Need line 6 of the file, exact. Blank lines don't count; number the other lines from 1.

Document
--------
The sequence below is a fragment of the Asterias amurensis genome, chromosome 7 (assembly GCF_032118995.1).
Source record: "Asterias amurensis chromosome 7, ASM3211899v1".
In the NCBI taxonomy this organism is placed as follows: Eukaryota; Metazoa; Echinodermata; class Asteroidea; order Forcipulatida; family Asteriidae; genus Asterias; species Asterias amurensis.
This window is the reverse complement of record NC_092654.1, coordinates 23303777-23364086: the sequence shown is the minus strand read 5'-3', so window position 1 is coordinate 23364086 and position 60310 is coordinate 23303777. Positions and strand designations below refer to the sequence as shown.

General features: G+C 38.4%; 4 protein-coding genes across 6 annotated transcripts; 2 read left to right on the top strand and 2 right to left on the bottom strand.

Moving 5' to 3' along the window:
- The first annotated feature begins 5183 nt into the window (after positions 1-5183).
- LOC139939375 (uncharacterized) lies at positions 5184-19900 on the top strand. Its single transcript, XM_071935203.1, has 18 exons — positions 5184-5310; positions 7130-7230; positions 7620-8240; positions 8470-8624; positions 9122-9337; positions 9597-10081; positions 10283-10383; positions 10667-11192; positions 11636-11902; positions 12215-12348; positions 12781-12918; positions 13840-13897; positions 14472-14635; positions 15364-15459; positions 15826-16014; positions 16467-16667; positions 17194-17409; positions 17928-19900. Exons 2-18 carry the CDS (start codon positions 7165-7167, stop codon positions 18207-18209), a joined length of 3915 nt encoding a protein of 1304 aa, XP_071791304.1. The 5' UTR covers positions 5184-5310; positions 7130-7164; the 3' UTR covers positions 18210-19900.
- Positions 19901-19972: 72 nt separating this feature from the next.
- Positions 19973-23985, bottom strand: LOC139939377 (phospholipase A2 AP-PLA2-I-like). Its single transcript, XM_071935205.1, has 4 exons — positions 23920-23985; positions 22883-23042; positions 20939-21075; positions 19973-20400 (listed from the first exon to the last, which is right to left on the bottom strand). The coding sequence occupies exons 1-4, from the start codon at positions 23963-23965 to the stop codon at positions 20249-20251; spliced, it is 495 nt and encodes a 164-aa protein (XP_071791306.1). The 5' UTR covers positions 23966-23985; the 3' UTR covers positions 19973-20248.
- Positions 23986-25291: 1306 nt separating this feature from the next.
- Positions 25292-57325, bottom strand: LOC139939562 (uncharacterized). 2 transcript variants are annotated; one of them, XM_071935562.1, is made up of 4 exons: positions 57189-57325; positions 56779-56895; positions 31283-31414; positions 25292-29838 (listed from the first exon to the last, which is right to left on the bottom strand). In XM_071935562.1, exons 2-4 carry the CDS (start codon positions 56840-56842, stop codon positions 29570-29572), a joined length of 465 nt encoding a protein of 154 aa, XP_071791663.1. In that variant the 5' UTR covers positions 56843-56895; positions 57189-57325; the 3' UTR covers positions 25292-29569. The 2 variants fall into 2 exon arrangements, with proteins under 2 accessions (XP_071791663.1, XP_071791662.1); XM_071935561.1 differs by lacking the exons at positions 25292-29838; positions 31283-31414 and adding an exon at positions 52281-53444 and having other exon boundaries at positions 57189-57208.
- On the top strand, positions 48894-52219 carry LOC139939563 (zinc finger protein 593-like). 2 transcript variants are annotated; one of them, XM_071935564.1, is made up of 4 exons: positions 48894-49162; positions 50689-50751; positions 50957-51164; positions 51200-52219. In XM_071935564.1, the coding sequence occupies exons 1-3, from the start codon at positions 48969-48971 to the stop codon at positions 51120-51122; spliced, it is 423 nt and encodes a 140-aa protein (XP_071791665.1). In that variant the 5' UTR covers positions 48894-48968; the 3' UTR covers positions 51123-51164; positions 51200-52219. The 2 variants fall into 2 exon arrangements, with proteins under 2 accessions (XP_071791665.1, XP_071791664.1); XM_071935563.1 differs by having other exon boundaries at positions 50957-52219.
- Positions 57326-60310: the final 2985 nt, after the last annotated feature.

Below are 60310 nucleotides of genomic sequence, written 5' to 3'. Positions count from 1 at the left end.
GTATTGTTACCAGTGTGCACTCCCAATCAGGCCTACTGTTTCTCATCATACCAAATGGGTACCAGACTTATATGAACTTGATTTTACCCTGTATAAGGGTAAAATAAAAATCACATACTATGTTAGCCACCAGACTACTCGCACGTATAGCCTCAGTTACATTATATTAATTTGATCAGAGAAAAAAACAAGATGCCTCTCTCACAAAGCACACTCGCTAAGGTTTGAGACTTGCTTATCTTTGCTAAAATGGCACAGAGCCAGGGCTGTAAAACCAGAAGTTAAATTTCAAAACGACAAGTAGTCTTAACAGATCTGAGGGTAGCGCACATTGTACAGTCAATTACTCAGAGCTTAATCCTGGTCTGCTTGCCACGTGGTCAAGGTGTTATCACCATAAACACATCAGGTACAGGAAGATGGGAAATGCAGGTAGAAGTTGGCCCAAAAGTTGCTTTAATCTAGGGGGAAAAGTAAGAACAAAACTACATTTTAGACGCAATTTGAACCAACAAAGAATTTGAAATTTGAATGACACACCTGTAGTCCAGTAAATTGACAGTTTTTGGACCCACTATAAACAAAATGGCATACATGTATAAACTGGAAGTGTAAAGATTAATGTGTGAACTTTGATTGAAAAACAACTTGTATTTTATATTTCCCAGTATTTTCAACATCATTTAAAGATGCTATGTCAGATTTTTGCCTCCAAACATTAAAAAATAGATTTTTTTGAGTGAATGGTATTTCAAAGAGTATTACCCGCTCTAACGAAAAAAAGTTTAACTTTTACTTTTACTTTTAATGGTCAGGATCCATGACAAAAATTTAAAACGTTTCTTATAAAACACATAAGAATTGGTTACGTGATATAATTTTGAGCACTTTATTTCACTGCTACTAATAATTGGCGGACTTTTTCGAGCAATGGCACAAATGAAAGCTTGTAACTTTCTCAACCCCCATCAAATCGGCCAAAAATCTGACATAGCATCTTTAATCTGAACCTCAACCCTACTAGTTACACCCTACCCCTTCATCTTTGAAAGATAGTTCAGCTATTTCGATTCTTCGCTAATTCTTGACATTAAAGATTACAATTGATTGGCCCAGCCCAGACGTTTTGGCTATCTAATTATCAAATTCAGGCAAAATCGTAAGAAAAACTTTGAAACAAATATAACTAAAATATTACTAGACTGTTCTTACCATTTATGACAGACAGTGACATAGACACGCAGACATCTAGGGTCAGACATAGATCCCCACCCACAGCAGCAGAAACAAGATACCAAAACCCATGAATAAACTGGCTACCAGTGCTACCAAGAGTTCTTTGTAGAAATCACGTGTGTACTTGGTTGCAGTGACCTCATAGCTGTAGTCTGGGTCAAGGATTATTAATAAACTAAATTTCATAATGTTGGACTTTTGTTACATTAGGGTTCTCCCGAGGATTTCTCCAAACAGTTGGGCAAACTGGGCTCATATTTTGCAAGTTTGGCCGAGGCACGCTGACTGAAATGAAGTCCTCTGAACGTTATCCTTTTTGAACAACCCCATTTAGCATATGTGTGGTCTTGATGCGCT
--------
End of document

Moving 5' to 3' along the window: